Past GOP govs. had guts for budget fixes
Former Gov. Pete Wilson famously -- or infamously, depending on your politics -- raised taxes to help tame a behemoth budget deficit. I asked him recently whether, 17 years later, he had any regrets.
“Sure,” he replied instantly. “I regretted it at the time. I hated it.
“What I hated even worse -- what I thought was even more pernicious than raising taxes -- was deficit spending. I’d just come from eight years of watching the federal government engage in deficit spending. It is the ultimate slippery slope.”
The Republican reminded me of his most celebrated moment as a U.S. senator. It clearly illustrated his repulsion for red ink.
Although he had just undergone an emergency appendectomy, Wilson agreed to leave his Bethesda Naval Hospital bed on a gurney, be driven the long distance to the Capitol in an ambulance and cast a crucial vote from a wheelchair at midnight for a deficit-reduction bill sought by President Reagan.
“I recall lying in the ambulance and feeling every damn chuckhole we hit along the way,” he says. He was wheeled into the Senate chamber “with a big jar of something dripping into me.”
For many years afterward, Senate Majority Leader Bob Dole (R-Kansas) would joke: “We had to bring Pete Wilson in under sedation. He does better under sedation.”
“It got old the first time I heard it,” Wilson says.
It was a gutsy vote to cast. The bill, among other things, denied benefit increases to Social Security recipients and provided only an inflationary bump in Cold War defense spending. Wilson’s vote thrust the bill into a 49-49 tie, allowing Vice President George Bush to cast a rare tie-breaking vote.
Wilson was a hero that night of high drama in 1985. Six years later in California, he was hanged in effigy at a GOP state convention after temporarily raising taxes by $7 billion to help fill a record $14.3-billion budget hole. He and the Democratic-controlled Legislature also cut spending, borrowed and used accounting tricks to mop up the remaining red ink.
“The predictable outcome was that it worsened the business climate,” Wilson concedes of the tax hike. “But deficit spending is even worse.” Besides, he notes, unbalanced budgets are supposed to violate the state Constitution. Nobody seems to pay much attention to that anymore.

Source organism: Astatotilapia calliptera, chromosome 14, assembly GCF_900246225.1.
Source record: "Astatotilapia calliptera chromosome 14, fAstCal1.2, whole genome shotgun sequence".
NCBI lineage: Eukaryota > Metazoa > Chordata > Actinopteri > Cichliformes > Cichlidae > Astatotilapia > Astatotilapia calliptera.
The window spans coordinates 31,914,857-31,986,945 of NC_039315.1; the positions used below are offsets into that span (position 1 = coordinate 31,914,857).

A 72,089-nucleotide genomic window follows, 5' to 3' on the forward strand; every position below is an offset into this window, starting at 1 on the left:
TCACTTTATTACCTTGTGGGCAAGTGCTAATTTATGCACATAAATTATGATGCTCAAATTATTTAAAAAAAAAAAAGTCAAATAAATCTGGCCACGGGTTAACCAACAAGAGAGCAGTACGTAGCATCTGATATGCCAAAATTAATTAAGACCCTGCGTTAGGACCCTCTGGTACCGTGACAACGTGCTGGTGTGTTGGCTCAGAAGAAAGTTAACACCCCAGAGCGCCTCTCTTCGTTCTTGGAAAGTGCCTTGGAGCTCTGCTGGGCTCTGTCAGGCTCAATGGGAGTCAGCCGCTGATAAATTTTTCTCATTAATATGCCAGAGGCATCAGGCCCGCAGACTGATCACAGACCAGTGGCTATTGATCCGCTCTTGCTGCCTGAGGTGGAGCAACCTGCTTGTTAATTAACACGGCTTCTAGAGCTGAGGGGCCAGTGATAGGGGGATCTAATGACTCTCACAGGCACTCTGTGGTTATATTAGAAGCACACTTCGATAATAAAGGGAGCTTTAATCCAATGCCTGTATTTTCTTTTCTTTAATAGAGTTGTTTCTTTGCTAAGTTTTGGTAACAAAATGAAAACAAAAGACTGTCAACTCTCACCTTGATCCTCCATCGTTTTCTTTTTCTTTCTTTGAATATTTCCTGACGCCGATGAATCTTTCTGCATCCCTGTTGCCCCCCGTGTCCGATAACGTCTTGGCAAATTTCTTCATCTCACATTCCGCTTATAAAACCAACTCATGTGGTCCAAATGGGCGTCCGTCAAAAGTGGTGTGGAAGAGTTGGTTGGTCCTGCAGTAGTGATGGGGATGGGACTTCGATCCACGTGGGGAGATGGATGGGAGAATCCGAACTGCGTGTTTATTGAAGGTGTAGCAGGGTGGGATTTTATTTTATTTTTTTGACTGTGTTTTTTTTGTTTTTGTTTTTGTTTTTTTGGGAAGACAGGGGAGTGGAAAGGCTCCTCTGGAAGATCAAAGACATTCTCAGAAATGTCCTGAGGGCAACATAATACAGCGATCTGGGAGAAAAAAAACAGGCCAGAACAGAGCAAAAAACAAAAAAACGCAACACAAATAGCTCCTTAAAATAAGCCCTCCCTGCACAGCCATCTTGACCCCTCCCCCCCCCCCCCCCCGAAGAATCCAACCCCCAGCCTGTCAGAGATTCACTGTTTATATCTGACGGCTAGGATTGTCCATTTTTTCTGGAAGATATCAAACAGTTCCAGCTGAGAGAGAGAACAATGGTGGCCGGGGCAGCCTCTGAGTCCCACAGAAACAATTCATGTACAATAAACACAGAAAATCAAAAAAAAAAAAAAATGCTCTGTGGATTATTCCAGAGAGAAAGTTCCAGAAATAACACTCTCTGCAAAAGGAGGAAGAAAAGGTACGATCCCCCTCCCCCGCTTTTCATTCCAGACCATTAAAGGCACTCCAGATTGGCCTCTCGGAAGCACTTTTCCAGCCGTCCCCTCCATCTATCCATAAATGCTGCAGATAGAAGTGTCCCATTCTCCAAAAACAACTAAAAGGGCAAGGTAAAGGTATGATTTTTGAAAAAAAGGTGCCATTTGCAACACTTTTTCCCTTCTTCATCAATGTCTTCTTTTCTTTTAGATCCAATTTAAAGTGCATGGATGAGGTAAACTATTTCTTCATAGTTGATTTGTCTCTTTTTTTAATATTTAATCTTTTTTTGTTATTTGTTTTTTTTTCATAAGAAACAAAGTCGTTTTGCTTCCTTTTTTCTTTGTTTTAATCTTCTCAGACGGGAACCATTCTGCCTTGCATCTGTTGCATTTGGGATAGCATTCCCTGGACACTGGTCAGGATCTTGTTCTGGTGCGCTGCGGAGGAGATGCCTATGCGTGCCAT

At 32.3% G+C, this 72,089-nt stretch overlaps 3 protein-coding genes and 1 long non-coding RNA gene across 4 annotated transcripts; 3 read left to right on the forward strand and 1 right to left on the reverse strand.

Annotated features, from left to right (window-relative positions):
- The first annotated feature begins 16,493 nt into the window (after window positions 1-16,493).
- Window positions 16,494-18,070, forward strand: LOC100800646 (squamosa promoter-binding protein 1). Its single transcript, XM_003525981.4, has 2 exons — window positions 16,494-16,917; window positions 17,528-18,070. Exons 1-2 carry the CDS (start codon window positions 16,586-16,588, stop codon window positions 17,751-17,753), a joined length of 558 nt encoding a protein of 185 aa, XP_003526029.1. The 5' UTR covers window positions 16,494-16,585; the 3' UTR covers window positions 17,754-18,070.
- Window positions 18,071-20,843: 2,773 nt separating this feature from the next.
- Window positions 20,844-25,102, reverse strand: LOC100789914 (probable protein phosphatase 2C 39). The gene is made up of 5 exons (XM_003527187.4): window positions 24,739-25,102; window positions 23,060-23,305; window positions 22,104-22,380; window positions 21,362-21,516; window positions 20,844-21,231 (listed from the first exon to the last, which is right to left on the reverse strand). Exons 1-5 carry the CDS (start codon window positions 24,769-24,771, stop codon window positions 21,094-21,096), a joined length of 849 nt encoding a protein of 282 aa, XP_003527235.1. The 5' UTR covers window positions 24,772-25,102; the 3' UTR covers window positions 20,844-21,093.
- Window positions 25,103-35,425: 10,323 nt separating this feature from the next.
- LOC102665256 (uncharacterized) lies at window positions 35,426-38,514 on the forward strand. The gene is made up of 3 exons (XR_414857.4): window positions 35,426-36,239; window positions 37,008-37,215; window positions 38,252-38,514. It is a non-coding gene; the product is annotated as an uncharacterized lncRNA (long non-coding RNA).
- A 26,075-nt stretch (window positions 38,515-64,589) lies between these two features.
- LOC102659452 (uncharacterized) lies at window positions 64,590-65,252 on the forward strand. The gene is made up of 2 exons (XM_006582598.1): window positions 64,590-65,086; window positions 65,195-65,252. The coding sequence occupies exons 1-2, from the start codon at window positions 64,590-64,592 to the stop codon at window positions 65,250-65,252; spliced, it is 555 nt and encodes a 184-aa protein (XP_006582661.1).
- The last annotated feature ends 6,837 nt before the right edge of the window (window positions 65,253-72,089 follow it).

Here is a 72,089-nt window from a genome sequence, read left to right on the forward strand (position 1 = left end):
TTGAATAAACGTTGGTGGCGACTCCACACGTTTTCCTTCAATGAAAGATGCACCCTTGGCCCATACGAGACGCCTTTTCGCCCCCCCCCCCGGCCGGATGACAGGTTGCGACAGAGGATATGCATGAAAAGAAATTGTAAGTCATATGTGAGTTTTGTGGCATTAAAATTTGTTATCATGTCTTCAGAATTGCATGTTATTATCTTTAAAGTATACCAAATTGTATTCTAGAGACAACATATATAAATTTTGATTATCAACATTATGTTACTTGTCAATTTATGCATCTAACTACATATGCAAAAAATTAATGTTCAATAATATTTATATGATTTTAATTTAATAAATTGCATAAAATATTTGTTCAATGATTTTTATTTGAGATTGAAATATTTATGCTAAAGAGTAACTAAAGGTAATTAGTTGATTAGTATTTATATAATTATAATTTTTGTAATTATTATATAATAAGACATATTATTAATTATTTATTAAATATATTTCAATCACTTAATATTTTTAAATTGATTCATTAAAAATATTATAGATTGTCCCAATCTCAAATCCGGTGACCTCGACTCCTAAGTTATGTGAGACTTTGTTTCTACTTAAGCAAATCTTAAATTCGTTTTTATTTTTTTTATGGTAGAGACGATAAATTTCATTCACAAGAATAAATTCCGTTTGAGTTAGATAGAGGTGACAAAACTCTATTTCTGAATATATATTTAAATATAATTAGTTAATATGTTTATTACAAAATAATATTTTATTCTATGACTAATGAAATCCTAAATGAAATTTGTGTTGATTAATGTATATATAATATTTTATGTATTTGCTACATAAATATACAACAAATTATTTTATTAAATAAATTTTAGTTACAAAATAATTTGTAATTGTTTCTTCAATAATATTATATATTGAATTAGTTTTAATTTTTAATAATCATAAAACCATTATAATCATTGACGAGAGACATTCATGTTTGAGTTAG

All that said, the former governor insists that his 1991 budget solution should not be regarded as the model fix for the current conundrum, which is much less severe by scale than what he faced. Gov. Arnold Schwarzenegger and the Legislature are confronted by an $8-billion deficit that they recently reduced from $16 billion with -- what else? -- cuts, borrowing and tricks.
Wilson says Schwarzenegger and the lawmakers should start by examining the spending of surplus tax revenue during the high-flying times of 1998 to 2001. “See where they spent all that money and begin to seriously think about cutting.”
That big spending era began during Wilson’s last year as governor, 1998, and escalated through Democrat Gray Davis’ first two years.
During one year alone, 2000, tax revenue rose $12 billion above projections. Little was salted away. Sacramento spent at will -- Democrats on program growth, Republicans on tax cuts.
Where’d the money go? Name it: Class size reduction. Car tax cuts. A tripling of the dependent income tax credit. Major boosts in per-pupil spending. Buying a redwood forest. Nice paydays for state employees. Boosting teachers’ retirement. Senior tax credits. Child-care credits. Expanded Medi-Cal and Healthy Families programs for the poor. More nursing home staffing. Many business tax breaks, including higher credits for R&D; and manufacturers’ investment.
Schwarzenegger and Democratic lawmakers agree that tax loopholes should be closed. They’re a long way from agreeing on which ones. Republicans apparently don’t want to close any.
“Everything ought to be on the table,” says Sen. Jenny Oropeza (D-Long Beach), whose Revenue and Taxation Committee recently held a long hearing on loopholes. She says even the dependent child credit should be reconsidered.
“We don’t have a lot of smoke and mirrors left.” Postponing payments, accelerating revenue accounting -- “those tactics already have been used. We’re in a different place than we have been.”
But it’s a familiar problem in a state with roller-coaster tax revenue.
Republican Gov. George Deukmejian stared into a budget hole similar to Schwarzenegger’s when he took office in 1983. His compromise with the Democratic-led Legislature was to freeze spending, close loopholes, roll half the deficit into the next year with legal gymnastics and adopt a provisional sales tax hike. The tax would be triggered if the economy didn’t rebound. It did and the trigger never was pulled.
“It was a helluva plan,” says Deukmejian’s then-chief of staff, Steve Merksamer, who runs a Capitol legal-lobbying firm and is close to the Schwarzenegger administration. “Personally, I think the governor should consider something like that.”
Nobody can foresee a political endgame or a negotiating sweet spot. But everybody could find it useful to review history -- the budget books from nearly a decade ago and the courage of previous Republican governors.
Wilson regrets having been compelled to raise taxes. But under the same circumstances, he’d do it again.
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